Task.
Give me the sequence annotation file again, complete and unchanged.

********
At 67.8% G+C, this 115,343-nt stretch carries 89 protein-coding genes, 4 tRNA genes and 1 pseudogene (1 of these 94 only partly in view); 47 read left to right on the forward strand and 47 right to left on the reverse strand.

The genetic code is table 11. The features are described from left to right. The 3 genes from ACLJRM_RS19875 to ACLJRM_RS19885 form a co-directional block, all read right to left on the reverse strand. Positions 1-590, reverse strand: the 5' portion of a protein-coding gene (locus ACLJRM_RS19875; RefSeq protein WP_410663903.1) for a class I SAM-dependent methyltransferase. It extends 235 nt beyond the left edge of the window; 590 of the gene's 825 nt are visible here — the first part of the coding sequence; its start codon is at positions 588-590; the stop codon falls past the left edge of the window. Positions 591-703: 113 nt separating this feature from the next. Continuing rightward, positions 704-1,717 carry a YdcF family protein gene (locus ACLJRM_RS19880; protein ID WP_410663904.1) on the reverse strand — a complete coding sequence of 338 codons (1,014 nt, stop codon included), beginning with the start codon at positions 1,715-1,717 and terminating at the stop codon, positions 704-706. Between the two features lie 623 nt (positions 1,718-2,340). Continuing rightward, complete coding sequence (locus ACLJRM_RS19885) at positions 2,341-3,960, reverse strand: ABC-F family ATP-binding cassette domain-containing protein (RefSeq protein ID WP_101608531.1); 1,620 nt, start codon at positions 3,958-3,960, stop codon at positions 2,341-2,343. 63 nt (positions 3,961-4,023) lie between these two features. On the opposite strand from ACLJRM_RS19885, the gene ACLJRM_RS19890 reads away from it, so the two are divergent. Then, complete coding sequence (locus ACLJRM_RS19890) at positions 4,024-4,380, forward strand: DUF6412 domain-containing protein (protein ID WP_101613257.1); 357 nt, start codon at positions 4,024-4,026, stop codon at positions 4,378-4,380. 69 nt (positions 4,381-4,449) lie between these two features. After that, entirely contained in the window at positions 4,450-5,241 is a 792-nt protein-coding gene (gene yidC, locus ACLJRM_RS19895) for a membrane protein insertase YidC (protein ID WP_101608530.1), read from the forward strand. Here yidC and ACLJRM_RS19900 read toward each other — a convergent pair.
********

At 67.8% G+C, this 115,343-nt stretch carries 89 protein-coding genes, 4 tRNA genes and 1 pseudogene (1 of these 94 only partly in view); 47 read left to right on the forward strand and 47 right to left on the reverse strand.

The genetic code is table 11. The features are described from left to right. The 3 genes from ACLJRM_RS19875 to ACLJRM_RS19885 form a co-directional block, all read right to left on the reverse strand. Positions 1-590, reverse strand: the 5' portion of a protein-coding gene (locus ACLJRM_RS19875; RefSeq protein WP_410663903.1) for a class I SAM-dependent methyltransferase. It extends 235 nt beyond the left edge of the window; 590 of the gene's 825 nt are visible here — the first part of the coding sequence; its start codon is at positions 588-590; the stop codon falls past the left edge of the window. Positions 591-703: 113 nt separating this feature from the next. Continuing rightward, positions 704-1,717 carry a YdcF family protein gene (locus ACLJRM_RS19880; protein ID WP_410663904.1) on the reverse strand — a complete coding sequence of 338 codons (1,014 nt, stop codon included), beginning with the start codon at positions 1,715-1,717 and terminating at the stop codon, positions 704-706. Between the two features lie 623 nt (positions 1,718-2,340). Continuing rightward, complete coding sequence (locus ACLJRM_RS19885) at positions 2,341-3,960, reverse strand: ABC-F family ATP-binding cassette domain-containing protein (RefSeq protein ID WP_101608531.1); 1,620 nt, start codon at positions 3,958-3,960, stop codon at positions 2,341-2,343. 63 nt (positions 3,961-4,023) lie between these two features. On the opposite strand from ACLJRM_RS19885, the gene ACLJRM_RS19890 reads away from it, so the two are divergent. Then, complete coding sequence (locus ACLJRM_RS19890) at positions 4,024-4,380, forward strand: DUF6412 domain-containing protein (protein ID WP_101613257.1); 357 nt, start codon at positions 4,024-4,026, stop codon at positions 4,378-4,380. 69 nt (positions 4,381-4,449) lie between these two features. After that, entirely contained in the window at positions 4,450-5,241 is a 792-nt protein-coding gene (gene yidC, locus ACLJRM_RS19895) for a membrane protein insertase YidC (protein ID WP_101608530.1), read from the forward strand. Here yidC and ACLJRM_RS19900 read toward each other — a convergent pair.